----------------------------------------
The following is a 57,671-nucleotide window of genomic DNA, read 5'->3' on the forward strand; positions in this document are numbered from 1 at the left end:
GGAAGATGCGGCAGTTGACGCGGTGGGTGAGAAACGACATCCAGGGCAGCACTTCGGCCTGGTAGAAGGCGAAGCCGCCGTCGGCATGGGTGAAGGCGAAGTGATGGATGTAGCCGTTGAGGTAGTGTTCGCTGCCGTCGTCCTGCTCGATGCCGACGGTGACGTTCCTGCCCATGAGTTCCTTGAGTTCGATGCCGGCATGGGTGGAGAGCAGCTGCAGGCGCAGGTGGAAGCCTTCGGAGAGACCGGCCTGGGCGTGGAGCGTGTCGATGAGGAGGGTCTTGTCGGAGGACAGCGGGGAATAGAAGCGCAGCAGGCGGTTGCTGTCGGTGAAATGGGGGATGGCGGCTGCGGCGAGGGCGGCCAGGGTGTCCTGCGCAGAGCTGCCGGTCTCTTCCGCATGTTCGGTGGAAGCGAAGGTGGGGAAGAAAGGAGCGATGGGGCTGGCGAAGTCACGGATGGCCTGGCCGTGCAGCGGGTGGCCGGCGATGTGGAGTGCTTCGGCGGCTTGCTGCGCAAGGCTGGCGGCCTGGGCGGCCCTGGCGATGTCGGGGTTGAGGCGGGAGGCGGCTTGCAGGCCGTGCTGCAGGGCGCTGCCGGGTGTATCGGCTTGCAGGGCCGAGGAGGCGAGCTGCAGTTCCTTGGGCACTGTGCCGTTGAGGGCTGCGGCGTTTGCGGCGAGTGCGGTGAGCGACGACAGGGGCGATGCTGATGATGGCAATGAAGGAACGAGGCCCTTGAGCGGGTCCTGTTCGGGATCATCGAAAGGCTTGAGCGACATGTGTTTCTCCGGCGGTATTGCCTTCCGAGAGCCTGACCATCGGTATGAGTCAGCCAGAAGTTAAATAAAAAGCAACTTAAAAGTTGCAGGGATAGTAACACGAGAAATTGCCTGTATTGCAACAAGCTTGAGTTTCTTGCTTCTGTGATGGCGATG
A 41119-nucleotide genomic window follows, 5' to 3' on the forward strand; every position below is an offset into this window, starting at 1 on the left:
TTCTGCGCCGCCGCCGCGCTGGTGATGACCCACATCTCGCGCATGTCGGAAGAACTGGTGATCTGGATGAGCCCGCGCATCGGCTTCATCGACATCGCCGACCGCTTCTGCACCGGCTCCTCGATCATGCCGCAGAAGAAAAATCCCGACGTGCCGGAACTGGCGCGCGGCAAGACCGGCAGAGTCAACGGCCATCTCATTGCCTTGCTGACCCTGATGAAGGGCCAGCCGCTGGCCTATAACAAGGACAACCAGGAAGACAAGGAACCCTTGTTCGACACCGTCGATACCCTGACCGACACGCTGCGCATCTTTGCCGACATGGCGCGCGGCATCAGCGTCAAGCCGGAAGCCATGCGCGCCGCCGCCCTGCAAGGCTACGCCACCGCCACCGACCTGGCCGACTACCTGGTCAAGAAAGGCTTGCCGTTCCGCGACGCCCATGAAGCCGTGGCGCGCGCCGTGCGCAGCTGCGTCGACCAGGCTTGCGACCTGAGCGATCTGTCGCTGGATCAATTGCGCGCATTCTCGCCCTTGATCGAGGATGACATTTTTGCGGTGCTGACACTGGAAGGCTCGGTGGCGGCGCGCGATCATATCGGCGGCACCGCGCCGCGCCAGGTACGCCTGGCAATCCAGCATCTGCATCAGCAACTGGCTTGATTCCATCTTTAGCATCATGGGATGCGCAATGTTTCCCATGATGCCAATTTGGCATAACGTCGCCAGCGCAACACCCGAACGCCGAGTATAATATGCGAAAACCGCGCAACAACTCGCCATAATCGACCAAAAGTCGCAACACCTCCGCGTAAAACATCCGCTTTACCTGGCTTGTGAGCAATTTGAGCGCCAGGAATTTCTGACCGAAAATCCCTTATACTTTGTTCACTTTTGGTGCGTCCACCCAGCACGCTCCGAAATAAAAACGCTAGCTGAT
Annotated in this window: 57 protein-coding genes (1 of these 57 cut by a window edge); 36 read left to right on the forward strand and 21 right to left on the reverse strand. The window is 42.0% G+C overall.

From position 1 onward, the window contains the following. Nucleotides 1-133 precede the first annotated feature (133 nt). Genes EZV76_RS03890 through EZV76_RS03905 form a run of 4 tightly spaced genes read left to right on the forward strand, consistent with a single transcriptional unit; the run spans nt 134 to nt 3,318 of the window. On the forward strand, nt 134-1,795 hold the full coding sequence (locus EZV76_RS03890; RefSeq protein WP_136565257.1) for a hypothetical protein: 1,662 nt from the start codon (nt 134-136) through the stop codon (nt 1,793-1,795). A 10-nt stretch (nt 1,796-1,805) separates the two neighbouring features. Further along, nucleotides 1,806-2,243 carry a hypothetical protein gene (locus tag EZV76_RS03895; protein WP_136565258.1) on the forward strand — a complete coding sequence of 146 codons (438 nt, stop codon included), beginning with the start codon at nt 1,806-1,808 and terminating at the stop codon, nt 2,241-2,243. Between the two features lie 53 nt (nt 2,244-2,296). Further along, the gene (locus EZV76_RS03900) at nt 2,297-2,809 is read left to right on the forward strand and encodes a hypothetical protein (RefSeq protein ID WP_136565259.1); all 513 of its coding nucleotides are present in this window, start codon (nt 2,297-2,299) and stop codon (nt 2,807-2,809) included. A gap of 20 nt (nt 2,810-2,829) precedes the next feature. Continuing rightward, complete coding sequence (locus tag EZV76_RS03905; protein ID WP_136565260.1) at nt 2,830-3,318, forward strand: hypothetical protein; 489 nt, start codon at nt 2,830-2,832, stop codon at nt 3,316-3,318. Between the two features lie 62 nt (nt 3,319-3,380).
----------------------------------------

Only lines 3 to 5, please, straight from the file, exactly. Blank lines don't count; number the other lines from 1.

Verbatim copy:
A 41119-nucleotide genomic window follows, 5' to 3' on the forward strand; every position below is an offset into this window, starting at 1 on the left:
TTCTGCGCCGCCGCCGCGCTGGTGATGACCCACATCTCGCGCATGTCGGAAGAACTGGTGATCTGGATGAGCCCGCGCATCGGCTTCATCGACATCGCCGACCGCTTCTGCACCGGCTCCTCGATCATGCCGCAGAAGAAAAATCCCGACGTGCCGGAACTGGCGCGCGGCAAGACCGGCAGAGTCAACGGCCATCTCATTGCCTTGCTGACCCTGATGAAGGGCCAGCCGCTGGCCTATAACAAGGACAACCAGGAAGACAAGGAACCCTTGTTCGACACCGTCGATACCCTGACCGACACGCTGCGCATCTTTGCCGACATGGCGCGCGGCATCAGCGTCAAGCCGGAAGCCATGCGCGCCGCCGCCCTGCAAGGCTACGCCACCGCCACCGACCTGGCCGACTACCTGGTCAAGAAAGGCTTGCCGTTCCGCGACGCCCATGAAGCCGTGGCGCGCGCCGTGCGCAGCTGCGTCGACCAGGCTTGCGACCTGAGCGATCTGTCGCTGGATCAATTGCGCGCATTCTCGCCCTTGATCGAGGATGACATTTTTGCGGTGCTGACACTGGAAGGCTCGGTGGCGGCGCGCGATCATATCGGCGGCACCGCGCCGCGCCAGGTACGCCTGGCAATCCAGCATCTGCATCAGCAACTGGCTTGATTCCATCTTTAGCATCATGGGATGCGCAATGTTTCCCATGATGCCAATTTGGCATAACGTCGCCAGCGCAACACCCGAACGCCGAGTATAATATGCGAAAACCGCGCAACAACTCGCCATAATCGACCAAAAGTCGCAACACCTCCGCGTAAAACATCCGCTTTACCTGGCTTGTGAGCAATTTGAGCGCCAGGAATTTCTGACCGAAAATCCCTTATACTTTGTTCACTTTTGGTGCGTCCACCCAGCACGCTCCGAAATAAAAACGCTAGCTGAT
Annotated in this window: 57 protein-coding genes (1 of these 57 cut by a window edge); 36 read left to right on the forward strand and 21 right to left on the reverse strand. The window is 42.0% G+C overall.